Commission chair Mark Newbold said: “Much guidance on improving urgent care services for older people has already been issued, with key principles established and widely agreed, but progress on putting in place new services that require NHS organisations to work together has been slow. By using the broad membership of the NHS Confederation we can address the reasons for this, and produce recommendations that are both clinically guided and supported by all parties in local health communities, including hospitals, local authorities, community providers and General Practitioners. This will greatly assist with implementation of these vital services.”

12.50pm All 32 London clinical commissioning groups and NHS England’s London arm have set out plans to drive the improvements called for by the NHS Five Year Forward View and the London Health Commission.

Every CCG has committed 1 per cent of their budgets to create a shared fund to make improvements to healthcare across London. NHS England said this would come to “in the region of £20m”.

NHS England was unable to confirm how much it would contribute to the fund at the time of publication.

12.05pm NHS England and Monitor are facing calls to exempt ‘vanguard’ areas from requirements to tender services, amid fears that procurement processes could undermine efforts to establish integrated primary, community and acute care models.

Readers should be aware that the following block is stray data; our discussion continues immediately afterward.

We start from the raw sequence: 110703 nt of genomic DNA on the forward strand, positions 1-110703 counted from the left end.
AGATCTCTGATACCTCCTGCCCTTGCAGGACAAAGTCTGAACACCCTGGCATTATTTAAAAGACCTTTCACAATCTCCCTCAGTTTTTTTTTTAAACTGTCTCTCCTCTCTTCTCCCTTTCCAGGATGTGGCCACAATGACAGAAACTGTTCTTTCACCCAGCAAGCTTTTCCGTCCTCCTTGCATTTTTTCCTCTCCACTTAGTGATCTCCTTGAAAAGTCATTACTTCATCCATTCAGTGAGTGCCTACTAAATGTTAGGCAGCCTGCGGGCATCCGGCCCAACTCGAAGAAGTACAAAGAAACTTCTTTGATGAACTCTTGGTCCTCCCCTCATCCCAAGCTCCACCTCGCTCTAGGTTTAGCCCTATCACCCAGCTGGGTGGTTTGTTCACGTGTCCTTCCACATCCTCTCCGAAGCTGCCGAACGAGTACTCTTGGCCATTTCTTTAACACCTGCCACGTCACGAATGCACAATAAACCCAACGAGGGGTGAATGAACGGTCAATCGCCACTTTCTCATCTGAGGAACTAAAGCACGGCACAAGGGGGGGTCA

The calls from providers in the vanguard relate specifically to community services, many of which are on contracts due to expire at the end of 2015-16.

The central agencies are being called on to give a clear indication that clinical commissioning groups will be safe from legal challenge if they prioritise redesigning services with existing providers, rather than going to market to establish new contracts for community services.

11.00am The Care Quality Commission will fail to hit a high profile target to inspect all acute trusts before the end of this year, the watchdog’s chief executive has said.

In an exclusive interview with HSJ, David Behan said the regulator was making the admission to be “open and transparent”.